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South Africa: Minister baits hook for graft


Fisheries scientists sorting a catch of small ...
Fisheries scientists sorting a catch of small fish and Norway lobster (Photo credit: Wikipedia)

 IOL Business Report

March 22nd, 2012

An independent committee, which is likely to be headed by a retired judge, will be trawling through all awards of fisheries tenders following what Agriculture, Forestry and Fisheries Minister Tina Joemat-Pettersson admitted was a saga over the awarding of a marine patrol contract.

She said yesterday that a black empowerment company, Sekunjalo, had been tainted by dodgy departmental tender processes, which led to it losing its preferred bidder status.

In an admission that one of her departmental branches was a bit “shoddy”, the minister called an emergency press conference on a public holiday to announce the committee’s pending appointment.

Sekunjalo lost its status last month as preferred bidder for the R800 million, five-year contract to police South Africa’s marine resources and conduct marine research.

The incumbent provider, Smit Amandla Marine, took legal action, arguing Sekunjalo had a conflict of interest as it would police marine resources while having a fishing company in its fleet. It also argued the adjudication process was fishy.

The minister said the fisheries branch had been under scrutiny “with regard to alleged irregular processes and procedures” being followed in the awarding of tenders.

Acknowledging that the award to Sekunjalo had been withdrawn “on the basis of advice from senior counsel”, Joemat-Pettersson said that as a consequence “of our own flawed processes, an innocent company, Sekunjalo, has been portrayed as the culprit in this saga and its reputation has been tainted”.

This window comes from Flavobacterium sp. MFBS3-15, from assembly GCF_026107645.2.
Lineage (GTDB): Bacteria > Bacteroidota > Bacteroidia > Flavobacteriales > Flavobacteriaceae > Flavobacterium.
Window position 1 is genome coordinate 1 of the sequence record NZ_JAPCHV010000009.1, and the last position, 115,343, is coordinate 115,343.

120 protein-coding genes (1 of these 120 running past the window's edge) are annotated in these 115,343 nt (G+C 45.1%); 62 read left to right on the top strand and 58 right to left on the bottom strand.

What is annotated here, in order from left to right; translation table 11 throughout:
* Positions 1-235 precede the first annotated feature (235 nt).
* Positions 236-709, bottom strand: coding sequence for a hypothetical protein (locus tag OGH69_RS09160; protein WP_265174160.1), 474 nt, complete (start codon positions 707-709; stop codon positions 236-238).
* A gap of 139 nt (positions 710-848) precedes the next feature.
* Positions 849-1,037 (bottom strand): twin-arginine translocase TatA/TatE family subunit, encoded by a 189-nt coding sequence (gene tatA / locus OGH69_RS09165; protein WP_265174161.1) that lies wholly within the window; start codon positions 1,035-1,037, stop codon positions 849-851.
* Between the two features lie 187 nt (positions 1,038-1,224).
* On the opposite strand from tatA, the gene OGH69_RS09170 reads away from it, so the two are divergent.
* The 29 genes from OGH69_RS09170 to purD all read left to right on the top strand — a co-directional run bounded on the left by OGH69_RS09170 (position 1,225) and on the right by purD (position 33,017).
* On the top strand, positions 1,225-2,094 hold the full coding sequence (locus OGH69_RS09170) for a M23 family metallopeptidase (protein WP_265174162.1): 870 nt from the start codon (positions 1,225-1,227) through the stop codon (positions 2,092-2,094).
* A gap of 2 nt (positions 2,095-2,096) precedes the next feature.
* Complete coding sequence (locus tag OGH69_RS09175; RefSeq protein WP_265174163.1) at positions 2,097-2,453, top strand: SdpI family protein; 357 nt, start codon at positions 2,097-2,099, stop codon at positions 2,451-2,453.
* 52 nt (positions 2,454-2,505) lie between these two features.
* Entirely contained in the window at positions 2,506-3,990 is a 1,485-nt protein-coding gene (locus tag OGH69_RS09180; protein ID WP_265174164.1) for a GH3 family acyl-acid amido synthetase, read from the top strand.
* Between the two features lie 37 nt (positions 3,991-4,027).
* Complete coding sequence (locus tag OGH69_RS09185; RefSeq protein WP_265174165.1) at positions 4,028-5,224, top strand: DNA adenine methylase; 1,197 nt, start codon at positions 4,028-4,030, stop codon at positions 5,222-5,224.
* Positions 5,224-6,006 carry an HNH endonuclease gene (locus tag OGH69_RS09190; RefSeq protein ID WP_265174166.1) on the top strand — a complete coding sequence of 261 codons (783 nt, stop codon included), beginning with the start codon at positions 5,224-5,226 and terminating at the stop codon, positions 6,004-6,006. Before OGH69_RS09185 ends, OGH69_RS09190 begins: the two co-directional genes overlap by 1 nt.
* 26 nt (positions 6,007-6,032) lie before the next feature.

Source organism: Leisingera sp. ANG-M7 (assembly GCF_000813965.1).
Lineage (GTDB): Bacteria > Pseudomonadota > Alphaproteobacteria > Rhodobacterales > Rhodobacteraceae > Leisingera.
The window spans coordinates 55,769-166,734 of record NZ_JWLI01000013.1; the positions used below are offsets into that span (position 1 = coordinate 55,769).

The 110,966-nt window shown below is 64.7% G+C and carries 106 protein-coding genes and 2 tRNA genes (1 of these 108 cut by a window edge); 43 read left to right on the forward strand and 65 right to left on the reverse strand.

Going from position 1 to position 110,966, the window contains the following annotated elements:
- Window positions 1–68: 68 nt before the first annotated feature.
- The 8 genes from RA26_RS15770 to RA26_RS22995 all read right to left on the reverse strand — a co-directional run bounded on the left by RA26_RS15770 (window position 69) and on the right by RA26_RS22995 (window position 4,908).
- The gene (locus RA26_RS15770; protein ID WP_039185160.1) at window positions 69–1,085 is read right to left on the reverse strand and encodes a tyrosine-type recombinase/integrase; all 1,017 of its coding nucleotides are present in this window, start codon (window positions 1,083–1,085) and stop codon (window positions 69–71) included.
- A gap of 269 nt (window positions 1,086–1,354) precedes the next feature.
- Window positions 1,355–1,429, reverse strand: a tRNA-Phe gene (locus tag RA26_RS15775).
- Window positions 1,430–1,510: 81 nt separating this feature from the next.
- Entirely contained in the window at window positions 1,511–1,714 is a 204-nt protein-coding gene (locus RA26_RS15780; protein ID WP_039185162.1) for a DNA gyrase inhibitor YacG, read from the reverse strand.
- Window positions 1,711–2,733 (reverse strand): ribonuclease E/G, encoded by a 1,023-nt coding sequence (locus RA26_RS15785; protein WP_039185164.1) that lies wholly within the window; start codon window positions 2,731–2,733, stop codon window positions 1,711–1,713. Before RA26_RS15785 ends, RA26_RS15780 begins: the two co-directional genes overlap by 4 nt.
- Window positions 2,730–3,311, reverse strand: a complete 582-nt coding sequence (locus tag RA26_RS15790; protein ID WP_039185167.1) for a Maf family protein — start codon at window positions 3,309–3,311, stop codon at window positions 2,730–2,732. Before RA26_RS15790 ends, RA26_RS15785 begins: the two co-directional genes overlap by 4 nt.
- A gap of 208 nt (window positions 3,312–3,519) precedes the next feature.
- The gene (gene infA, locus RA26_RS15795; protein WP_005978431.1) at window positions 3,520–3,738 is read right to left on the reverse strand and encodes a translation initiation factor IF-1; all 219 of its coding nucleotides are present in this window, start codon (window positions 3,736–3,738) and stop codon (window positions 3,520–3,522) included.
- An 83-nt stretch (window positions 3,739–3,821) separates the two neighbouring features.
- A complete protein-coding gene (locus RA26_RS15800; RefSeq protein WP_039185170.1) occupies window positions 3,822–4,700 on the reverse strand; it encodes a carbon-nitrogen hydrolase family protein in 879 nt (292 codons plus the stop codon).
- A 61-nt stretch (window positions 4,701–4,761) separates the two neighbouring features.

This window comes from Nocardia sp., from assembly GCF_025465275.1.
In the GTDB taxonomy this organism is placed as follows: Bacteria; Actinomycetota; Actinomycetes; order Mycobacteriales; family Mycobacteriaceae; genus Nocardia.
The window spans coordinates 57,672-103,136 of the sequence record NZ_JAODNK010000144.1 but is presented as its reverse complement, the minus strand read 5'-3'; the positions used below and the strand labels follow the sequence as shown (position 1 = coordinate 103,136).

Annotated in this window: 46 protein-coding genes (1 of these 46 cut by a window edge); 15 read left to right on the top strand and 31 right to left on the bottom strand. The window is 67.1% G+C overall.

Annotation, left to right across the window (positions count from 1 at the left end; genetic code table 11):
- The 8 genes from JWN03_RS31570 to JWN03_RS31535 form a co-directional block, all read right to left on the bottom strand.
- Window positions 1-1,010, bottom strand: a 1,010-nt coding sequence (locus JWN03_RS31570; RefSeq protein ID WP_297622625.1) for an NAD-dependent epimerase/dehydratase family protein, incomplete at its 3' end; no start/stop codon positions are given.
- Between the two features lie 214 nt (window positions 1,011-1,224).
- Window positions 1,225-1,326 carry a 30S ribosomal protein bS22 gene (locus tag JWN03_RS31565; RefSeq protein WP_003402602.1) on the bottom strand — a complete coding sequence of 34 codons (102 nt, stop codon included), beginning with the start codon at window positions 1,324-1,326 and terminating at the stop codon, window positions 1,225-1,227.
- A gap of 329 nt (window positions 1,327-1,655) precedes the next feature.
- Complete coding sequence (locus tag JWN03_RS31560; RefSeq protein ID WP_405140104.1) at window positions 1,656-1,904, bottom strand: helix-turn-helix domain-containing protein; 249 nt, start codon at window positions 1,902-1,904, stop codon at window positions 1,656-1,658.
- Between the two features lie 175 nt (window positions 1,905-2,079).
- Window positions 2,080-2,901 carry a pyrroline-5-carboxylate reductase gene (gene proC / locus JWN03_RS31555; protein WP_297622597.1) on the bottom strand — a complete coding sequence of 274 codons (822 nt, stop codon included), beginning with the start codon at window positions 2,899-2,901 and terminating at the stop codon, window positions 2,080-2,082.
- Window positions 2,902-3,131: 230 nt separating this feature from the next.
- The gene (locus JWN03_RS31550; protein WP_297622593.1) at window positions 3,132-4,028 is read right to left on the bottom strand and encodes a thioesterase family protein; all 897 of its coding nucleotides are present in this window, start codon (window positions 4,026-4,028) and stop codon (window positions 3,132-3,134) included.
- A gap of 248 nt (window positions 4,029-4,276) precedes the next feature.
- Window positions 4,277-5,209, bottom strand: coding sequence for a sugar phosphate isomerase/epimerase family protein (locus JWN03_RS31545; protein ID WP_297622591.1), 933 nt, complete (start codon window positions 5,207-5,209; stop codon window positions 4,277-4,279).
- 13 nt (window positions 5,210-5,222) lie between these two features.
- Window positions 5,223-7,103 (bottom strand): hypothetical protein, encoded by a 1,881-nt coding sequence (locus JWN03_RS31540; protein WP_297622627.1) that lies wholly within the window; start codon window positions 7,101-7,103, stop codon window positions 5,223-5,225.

In an apparent reference to Smit Amandla, she said “another company” could have taken legal action against the department for awarding and withdrawing a tender “based on shoddy government work”. “I have consulted with the ministry of justice and constitutional development with the view of appointing a judge to head the committee of inquiry.” Read more.

Transparency and Your Natural Resources


Huffington Post

Marcelo Giugale, World Bank’s Director of Economic Policy and Poverty Reduction Programs for Africa

March 7th, 2012

Wouldn’t you want to know how much money your government gets from the companies that exploit your country‘s oil, gas or minerals? It doesn’t have to be exact, but a ball-park figure? And how about taking a peek at the contracts that your leaders sign on your behalf (remember, you and your fellow citizens are the real owners of your national wealth)? And aren’t you curious about where the money goes–or went? It is a bit of a puzzle that only 35 countries in the world have agreed to join the “Extractive Industries Transparency Initiative” (EITI), an invitation dating back to 2003 to publish who pays how much to whom in the business of exploiting natural resources. Of those 35, only one (Norway) can be considered “developed” and 25 are African–respect to them.

You would think that, by now, citizens and markets would have forced more countries and more companies to open their books. After all, commodity extraction is a five trillion dollar a year industry that is projected to grow even bigger, as China and other newly-developed countries compete for access to wells and mines. And that’s only for the portion of the resources that we know about. To give you an idea, it is estimated that only a tenth of Africa’s natural riches have been found (it would take a billion dollars to produce a full geo-data map of the continent). So, with prices bound to stay high and plenty of potential for new discoveries, you would expect breathing-down-their-necks public scrutiny of the whole thing. Nope. It hasn’t happened. Why? Read more.

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